Kaspersky Internet Security 2015 review
Having held on to a place on our A-List with its 2014 edition, Kaspersky Internet Security isn’t about to relinquish it. As with previous versions, it hits a sweet spot between the features and in-depth configuration options of Eset and Norton, and the set-and-forget usability of Microsoft Security Essentials and Avast.
The default configuration neither requests nor needs much user input, and it’s both unintrusive and smart when handling legitimate software; it’s the only package on test that permitted every legitimate application to install without blocking or requesting intervention.
All the same, the features are there as soon as you go looking for them. The Safe Money browser is particularly good, providing extra security in a hardened version of your current browser when you need it, protecting against such exploits as remote screen-grabbing.
You can inform Kaspersky of which websites to launch within the browser manually, and it can prompt you when you visit your bank’s login screen or an online store’s checkout page. The onscreen keyboard is another great idea, foiling keyloggers at a click when you need to enter your credentials.
Kaspersky also offers a vulnerability scan, a browser check to look for potential weaknesses, a privacy cleaner to remove sensitive information, and a rescue disc utility. What’s more, it has the best and most detailed parental controls we’ve seen in a security package, with features to block or allow PC use and/or internet access at specific times during weekdays or weekends, and an option to set up breaks, say, for half an hour after every hour.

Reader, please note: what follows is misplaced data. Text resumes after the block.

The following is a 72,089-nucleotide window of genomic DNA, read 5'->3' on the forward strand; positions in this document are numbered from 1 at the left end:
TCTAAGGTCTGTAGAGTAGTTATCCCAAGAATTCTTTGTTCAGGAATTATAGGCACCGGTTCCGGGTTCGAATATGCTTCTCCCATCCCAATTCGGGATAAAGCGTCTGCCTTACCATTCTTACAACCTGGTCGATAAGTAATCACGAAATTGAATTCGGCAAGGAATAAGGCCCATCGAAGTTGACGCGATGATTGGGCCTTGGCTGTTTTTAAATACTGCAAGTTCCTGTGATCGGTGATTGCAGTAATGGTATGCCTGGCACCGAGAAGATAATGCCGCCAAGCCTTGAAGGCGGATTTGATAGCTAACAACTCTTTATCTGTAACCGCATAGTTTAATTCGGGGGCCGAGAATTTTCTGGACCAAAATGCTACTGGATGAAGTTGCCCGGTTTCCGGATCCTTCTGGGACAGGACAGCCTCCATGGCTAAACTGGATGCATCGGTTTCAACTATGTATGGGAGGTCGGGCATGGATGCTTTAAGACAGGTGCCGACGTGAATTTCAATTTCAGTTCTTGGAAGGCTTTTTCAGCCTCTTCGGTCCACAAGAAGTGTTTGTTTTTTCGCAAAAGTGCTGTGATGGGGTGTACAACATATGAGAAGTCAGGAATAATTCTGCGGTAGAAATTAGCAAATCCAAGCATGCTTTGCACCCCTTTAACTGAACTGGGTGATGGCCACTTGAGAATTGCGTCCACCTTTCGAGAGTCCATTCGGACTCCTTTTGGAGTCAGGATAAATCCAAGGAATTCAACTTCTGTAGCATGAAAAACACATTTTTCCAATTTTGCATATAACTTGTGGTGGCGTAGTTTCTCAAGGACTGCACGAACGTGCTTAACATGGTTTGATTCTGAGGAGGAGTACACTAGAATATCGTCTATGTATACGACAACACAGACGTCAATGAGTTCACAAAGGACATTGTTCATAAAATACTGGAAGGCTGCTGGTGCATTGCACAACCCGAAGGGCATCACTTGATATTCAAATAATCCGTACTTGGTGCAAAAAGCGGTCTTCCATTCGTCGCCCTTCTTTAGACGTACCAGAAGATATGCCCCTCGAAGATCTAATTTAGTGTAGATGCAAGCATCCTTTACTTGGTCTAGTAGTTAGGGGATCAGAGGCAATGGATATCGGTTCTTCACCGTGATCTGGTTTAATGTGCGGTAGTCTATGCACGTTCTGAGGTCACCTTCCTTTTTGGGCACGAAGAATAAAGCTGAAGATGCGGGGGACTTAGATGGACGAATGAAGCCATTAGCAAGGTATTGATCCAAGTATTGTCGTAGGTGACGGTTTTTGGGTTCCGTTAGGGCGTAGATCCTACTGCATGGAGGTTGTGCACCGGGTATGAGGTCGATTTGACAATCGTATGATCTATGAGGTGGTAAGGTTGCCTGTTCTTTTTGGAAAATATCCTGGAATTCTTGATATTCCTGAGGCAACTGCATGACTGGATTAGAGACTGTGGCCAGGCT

Games can be blocked by age rating or file name, alongside access to adult web content, and you can whitelist or blacklist contacts for communications. It’s even possible to outlaw the use of certain keywords on web forms.
Despite all these goodies, Kaspersky handles the basics well. The interface still makes it slightly awkward to reach some features, but it’s becoming more focused on providing access to the most important security tools. The settings reach incredible levels of detail, and you can switch components on or off, choose how the system reacts to detected threats, and use a Gaming Profile so you aren’t interrupted when you’re playing or watching video in a full-screen mode. There’s a lot to get to grips with, but everything is presented in a straightforward manner that’s easy to understand.
Crucially, Kaspersky retains the crown when it comes to strong security. It protected against 99% of threats in our tests, a figure that not many others can beat. While scanning, CPU usage stayed below 35% on our older dual-core system, and memory usage was kept in the 790MB to 950MB region. Kaspersky is clearly confident about its footprint, because it has a built-in system resource monitor to show you what it’s using.
It isn’t the only security package it town – Norton, Eset and Avast are also excellent choices – but Kaspersky remains, on balance, the best of the bunch. When you can pick up a one-year, three-user licence for around £20, it’s practically a steal.
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